For a Short Time, Documentary ‘Humano’ Is Free to Watch Online in Celebration of the Incan Sun Festival

The film will be available until June 24th to celebrate the Inti Raimy, or the Sun Festival. Screenshot from the film, available on Vimeo.

The film will be available until June 24 to celebrate the Inti Raymi, or the Sun Festival. Screenshot from the film, available on Vimeo.

To mark the Sun Festival, or Inti Raymi, which celebrates the Inca new year, the documentary “Humano” has been made available online free of charge.

[Update: Until June 30] viewers who register with the film's website will be able to watch the quest of a young man in search of answers about the human condition in the Peruvian Andes. The Spanish-language documentary is available with English and Portuguese subtitles.

According to the documentary's description:

HUMANO es una película documental que narra el viaje de un joven a las montañas andinas, acompañado solamente por una cámara, doscientas preguntas y las [ansias] de descubrir el origen de [los seres humanos]. En Q’eros [en el Cuzco peruano] se encuentra con un chamán que le explicará que antes de responder sus dudas, él deberá aprender a ser Humano.

HUMANO is a documentary film that tells the story of the journey of a young man into the mountains of the Andes, accompanied only by a camera, two hundred questions and the longing to discover the origins [of human beings]. In Q'eros [in Cusco] there's a shaman, who will explain that before answering any of his questions, he will have to learn how to be a human being.

The film focuses on personal discoveries and the search for identity from the point of view of Incan traditions. It also deals with ancestral teachings from the region that promote a better understanding of the nature of things.

According to the filmmakers, the documentary was unscripted. They say they used technology and social media to widen the reach of not only the film itself, but also its overarching message:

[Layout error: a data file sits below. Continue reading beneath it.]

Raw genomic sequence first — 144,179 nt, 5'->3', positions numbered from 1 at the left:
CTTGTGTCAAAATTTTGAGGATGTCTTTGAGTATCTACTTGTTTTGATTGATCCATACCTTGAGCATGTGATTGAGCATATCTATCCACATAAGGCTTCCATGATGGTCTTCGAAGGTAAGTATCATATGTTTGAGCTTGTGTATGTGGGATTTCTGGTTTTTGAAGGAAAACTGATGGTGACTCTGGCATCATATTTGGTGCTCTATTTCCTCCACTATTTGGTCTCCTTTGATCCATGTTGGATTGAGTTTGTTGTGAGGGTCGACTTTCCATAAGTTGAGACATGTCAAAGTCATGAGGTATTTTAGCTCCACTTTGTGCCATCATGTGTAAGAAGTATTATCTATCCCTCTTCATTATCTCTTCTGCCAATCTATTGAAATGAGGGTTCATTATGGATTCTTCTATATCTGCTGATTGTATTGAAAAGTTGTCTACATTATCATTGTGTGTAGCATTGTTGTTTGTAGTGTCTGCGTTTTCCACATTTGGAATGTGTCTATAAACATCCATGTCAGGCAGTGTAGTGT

Filmada en el altiplano andino durante tres meses ininterrumpidos, no hubo guión ni planificación de rodaje, la única guía fueron las preguntas, el corazón del director y el paqo andino (chamán). Ellos fueron los únicos protagonistas y testigos de este íntimo viaje a las profundidades del inconsciente colectivo. El documental ha demostrado que otra forma de hacer cine es posible, tanto en su producción como en su exhibición, donde se aprovecha al máximo el uso de la tecnología y las redes sociales. Gracias a la ayuda de más de doscientos humanos que colaboraron como mecenas, técnicos y colaboradores se ha podido generar esta película que habla de lo que somos.

Set in the high Andean plateau for a uninterrupted period of three months, [the documentary] didn't have any script or planning. The only guide were the questions, the heart of the director and the shaman. They were the only main characters and witnesses of this intimate journey to the depths of the collective unconscious. The documentary has demonstrated that other ways of making films is possible, not only regarding their production, but also their exhibition. [We] took the maximum advantages of all the technological resources available and of social media. Thanks to the help of more than 200 humans that collaborated as sponsors, technicians and collaborators it was possible to make this movie, that tells the story of who we are.

The Sun Festival

The Sun Festival, or Inti Raymi, comes from the Incas and is celebrated in communities of this descent. The blog Cometa Mágico (Magic Comment) explains the tradition:

Inti Raymi era la más grande e importante celebración que se llevaba a cabo en tiempo de los Incas y que se continúa hoy cada solsticio de invierno (24 de junio, en el hemisferio sur), en los Andes mientras en el hemisferio norte se celebra la “Noche de San Juan”. [Para los incas] Inti Raymi marca el comienzo de un nuevo año. Era celebrado al final de la recolección de papas y maíz para agradecer a Inti por la abundante cosecha o, de otra manera, pedir por una más exitosa en la próxima estación.

Inti Raymi was the biggest and most important celebration in the times of the Incas, and continues today every winter solstice (June 24 in the southern hemisphere) in the Andes. Meanwhile, in the north, it is the St John's Eve. [For the Incas] Inti Raymi marks the beginning of the new year. It was celebrated at the end of the harvest of potatoes and corn to thank Inti (the Sun) for the abundance, or to ask for a better harvest in the next season.

The post goes more extensively into detail about the festival's rituals and history, such as the fact that celebrating the festival was prohibited during the time of Spanish colonization. Finally, the author points out the importance of the tradition as a way to keep an ancient memory alive:

Actualmente el Inti Raymi es una representación teatral, pero también una de las manifestaciones tradicionales más evocadoras de nuestra identidad nacional porque simboliza los valores y recuerdos de nuestro pasado.

Today, Inti Raymi is a theatrical representation, but it's also one of the most evocative traditional manifestations of our national identity, for it symbolizes the values and the memories of our past.

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